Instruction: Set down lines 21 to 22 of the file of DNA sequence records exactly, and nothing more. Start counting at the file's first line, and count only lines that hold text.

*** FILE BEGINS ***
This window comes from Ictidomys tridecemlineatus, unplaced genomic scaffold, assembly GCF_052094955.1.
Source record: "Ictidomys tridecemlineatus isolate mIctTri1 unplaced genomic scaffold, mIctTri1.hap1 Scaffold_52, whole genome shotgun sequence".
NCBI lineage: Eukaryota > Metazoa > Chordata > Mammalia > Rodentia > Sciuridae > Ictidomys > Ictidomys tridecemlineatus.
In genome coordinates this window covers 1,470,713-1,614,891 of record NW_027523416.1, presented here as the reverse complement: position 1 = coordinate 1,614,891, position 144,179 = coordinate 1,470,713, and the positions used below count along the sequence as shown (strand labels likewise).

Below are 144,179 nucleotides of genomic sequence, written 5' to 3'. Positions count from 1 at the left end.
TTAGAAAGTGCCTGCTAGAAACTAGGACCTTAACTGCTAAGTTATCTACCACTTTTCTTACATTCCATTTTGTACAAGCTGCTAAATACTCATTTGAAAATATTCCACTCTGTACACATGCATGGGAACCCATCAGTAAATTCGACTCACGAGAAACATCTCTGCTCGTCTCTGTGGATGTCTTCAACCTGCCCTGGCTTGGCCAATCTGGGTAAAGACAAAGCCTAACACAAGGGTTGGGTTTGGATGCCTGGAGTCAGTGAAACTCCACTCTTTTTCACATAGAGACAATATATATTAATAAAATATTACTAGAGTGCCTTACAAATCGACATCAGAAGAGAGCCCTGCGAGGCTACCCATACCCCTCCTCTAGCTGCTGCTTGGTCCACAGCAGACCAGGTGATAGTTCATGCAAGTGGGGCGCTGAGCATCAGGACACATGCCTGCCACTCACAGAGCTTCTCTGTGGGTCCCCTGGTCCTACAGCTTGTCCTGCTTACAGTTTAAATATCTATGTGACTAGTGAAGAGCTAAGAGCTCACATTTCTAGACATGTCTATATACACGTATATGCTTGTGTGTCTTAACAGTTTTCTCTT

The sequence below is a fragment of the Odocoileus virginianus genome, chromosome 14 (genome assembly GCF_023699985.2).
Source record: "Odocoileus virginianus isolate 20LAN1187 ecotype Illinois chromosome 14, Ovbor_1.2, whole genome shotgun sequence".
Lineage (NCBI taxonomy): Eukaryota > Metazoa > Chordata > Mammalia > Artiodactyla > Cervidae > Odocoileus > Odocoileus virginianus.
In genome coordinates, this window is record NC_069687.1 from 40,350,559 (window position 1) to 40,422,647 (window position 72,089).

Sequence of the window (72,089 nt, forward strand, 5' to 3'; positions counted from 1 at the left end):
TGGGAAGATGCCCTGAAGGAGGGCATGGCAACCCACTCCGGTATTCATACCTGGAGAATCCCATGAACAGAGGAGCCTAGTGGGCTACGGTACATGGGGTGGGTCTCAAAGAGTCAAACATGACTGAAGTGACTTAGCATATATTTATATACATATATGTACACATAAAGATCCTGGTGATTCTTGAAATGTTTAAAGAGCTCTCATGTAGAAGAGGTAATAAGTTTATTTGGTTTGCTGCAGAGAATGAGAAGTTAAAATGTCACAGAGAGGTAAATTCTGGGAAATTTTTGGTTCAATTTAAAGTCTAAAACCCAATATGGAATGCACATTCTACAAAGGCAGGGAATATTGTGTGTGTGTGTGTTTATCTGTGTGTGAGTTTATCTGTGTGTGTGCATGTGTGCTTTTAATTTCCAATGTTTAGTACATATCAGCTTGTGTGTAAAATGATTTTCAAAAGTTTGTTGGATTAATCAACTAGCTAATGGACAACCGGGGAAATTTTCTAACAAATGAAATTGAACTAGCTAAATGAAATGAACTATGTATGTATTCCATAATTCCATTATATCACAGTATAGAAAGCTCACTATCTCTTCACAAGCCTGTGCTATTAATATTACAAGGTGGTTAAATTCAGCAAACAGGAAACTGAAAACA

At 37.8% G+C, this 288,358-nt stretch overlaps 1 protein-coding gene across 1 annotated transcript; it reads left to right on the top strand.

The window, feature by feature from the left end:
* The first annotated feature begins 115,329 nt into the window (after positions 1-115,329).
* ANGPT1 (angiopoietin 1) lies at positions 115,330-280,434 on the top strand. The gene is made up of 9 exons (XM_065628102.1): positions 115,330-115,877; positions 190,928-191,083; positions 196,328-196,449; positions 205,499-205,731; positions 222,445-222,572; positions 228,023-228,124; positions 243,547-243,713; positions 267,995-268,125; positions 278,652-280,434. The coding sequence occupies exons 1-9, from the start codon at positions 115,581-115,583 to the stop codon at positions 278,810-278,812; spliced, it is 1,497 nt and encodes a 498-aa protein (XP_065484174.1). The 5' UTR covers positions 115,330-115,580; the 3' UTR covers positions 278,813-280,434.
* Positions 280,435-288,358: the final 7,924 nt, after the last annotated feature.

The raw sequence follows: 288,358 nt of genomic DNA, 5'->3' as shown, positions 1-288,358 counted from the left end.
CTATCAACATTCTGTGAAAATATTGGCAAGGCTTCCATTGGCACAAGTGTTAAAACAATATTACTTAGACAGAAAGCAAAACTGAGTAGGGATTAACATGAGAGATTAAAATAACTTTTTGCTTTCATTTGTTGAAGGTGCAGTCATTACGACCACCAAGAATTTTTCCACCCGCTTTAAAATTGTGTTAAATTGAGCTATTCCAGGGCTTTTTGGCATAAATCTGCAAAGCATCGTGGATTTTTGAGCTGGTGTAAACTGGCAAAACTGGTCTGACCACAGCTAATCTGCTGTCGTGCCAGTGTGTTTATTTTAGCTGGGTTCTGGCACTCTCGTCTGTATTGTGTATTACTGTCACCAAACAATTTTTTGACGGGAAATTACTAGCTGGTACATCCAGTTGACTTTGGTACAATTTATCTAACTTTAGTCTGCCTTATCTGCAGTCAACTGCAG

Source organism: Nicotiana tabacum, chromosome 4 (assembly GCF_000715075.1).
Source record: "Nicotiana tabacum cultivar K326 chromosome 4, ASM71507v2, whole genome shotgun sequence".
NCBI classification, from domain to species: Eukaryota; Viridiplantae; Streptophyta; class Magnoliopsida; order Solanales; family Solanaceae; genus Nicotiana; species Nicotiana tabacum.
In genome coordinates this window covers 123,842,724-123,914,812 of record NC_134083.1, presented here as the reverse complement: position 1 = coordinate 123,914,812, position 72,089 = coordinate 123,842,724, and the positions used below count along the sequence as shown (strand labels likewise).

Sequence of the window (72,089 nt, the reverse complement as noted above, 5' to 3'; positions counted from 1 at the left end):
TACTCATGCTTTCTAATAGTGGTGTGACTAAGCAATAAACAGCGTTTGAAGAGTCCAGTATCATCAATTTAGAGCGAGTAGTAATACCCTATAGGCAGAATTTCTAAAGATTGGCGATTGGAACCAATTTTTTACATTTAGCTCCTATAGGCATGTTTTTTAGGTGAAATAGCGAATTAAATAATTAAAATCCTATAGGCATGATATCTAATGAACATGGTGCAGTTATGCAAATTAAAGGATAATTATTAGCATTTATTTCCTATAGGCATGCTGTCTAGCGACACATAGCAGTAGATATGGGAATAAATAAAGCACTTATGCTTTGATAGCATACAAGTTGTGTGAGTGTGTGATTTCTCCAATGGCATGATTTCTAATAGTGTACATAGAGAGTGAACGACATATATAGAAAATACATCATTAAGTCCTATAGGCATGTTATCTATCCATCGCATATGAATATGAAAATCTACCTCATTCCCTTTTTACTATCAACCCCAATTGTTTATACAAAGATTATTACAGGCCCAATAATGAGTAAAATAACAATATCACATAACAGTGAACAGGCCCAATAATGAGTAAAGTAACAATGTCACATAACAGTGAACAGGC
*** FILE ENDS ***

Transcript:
Source record: "Nicotiana tabacum cultivar K326 chromosome 4, ASM71507v2, whole genome shotgun sequence".
NCBI classification, from domain to species: Eukaryota; Viridiplantae; Streptophyta; class Magnoliopsida; order Solanales; family Solanaceae; genus Nicotiana; species Nicotiana tabacum.